Seeing the Good in People Doesn’t Mean You Should Ignore Red Flags

By Rachel Puryear

Throughout life, we are encouraged to see the best in other people. Looking at people’s better sides is lauded as reflecting maturity and compassion. And certainly, we all want ourselves to be viewed through a forgiving lens.

Indeed, there is maturity and compassion in our efforts to appreciate the good qualities of others – especially when these efforts help us get past our own prejudices.

At the same time, that doesn’t mean you should place anyone on a pedestal, or blind yourself to behaviors that raise genuine concern.

When it comes to deciding who to trust and rely on, it’s fair look at others in a balanced way – it’s also the conscientious and safe thing to do.

Two women having a conversation, while one is looking skeptically at the other. By Mimi Thian.

People frequently break off relationships that aren’t working for them. Often, this is a necessary thing to do. People sometimes also regret ending relationships. (About 10% of divorces eventually end in remarriages (between the originally divorced partners. This is a testament to the complexity – and at times impermanency – of breakups and reunions.)

People who break up and then get back together frequently – as lovers, friends, or otherwise – often have strong attraction and feelings for one another, but also have high levels of conflict and frustration between them. The former keeps bringing them back together, while the latter keeps driving them apart yet again.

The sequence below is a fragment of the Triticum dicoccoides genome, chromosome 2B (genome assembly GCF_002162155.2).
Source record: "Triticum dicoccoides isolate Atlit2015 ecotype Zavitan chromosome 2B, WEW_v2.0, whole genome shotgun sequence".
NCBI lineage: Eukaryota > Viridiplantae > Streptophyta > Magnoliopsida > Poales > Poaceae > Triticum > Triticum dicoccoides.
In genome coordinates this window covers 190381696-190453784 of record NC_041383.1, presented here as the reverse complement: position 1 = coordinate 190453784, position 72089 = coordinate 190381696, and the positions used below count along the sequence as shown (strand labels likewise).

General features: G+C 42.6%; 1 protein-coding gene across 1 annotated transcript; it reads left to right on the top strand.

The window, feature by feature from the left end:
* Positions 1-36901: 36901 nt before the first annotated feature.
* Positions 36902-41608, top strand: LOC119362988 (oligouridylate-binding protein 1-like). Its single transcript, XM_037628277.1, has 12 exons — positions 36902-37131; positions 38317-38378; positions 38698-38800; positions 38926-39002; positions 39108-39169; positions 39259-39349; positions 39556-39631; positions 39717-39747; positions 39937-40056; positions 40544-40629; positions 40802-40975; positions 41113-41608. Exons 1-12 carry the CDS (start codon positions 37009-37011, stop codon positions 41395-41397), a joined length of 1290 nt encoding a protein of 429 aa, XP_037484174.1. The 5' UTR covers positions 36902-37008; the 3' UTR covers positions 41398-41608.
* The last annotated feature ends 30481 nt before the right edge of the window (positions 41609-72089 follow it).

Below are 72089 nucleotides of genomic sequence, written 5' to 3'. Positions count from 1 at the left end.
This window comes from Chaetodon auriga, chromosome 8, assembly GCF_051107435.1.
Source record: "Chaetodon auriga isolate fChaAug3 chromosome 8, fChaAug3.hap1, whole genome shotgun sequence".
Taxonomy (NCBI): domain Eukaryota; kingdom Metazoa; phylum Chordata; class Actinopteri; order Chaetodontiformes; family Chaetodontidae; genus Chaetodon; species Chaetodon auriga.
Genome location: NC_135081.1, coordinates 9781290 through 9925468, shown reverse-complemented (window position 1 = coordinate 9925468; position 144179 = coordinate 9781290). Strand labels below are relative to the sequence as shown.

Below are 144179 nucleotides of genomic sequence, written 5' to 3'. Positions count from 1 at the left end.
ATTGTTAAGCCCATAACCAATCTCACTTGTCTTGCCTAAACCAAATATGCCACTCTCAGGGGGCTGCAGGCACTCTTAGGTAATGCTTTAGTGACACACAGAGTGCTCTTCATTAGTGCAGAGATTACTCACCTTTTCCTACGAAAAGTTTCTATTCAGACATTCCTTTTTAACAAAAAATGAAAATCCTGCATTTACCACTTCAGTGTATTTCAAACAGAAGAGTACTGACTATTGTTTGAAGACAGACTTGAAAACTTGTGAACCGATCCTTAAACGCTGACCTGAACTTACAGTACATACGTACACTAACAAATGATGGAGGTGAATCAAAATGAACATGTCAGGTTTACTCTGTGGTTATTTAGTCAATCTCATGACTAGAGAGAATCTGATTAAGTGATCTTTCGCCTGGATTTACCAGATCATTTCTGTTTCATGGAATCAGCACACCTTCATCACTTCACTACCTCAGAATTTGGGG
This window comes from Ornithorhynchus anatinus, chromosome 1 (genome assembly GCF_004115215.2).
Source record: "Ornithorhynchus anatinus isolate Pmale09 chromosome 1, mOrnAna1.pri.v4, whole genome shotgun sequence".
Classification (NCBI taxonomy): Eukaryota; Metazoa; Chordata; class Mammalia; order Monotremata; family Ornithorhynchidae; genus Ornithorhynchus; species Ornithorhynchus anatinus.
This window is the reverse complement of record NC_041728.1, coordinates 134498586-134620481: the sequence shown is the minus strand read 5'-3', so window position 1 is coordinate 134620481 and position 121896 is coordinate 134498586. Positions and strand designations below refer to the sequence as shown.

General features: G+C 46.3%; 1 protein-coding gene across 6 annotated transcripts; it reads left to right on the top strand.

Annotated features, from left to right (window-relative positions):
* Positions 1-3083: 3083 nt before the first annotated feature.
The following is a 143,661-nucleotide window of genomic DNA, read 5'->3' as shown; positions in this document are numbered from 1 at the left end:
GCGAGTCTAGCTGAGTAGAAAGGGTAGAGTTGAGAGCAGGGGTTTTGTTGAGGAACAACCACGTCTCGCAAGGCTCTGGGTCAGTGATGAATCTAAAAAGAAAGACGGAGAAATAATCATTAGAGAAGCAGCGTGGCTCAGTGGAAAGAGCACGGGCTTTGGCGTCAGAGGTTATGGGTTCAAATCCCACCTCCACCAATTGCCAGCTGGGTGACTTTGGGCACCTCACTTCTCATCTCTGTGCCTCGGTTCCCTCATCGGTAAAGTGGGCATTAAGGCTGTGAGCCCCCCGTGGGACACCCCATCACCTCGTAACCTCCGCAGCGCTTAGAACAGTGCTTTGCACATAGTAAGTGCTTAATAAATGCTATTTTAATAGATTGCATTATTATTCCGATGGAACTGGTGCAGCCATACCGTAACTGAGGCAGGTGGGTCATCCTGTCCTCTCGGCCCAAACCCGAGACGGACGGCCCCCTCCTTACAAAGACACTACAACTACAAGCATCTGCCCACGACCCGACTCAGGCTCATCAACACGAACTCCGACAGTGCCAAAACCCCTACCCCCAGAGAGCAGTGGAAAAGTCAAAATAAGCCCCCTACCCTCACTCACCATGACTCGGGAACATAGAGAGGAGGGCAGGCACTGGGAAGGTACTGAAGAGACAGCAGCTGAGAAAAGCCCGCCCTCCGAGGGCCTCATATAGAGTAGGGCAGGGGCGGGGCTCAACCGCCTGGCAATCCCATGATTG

It’s more of an art than a science to determine who’s good for you in the long run, who you should keep in your life only for the short run or for specific purposes, and who you should completely avoid. And at times, we all guess wrong.

It is important to see the good in people. That is key to maintaining humanity, being kind, and overcoming unfair biases. It is also important to not overlook red flags in doing so. A balanced view is reasonable and careful. We all practice doing this throughout our lives – and it will be a lifelong trial and error.

Thank you, dear readers, for reading, following, and sharing. Here’s to taking an appropriately balanced view of others, especially those you might get closer to. If you enjoyed this content and want to see more of it, please hit “like” and subscribe, if you have not done so already. xoxo

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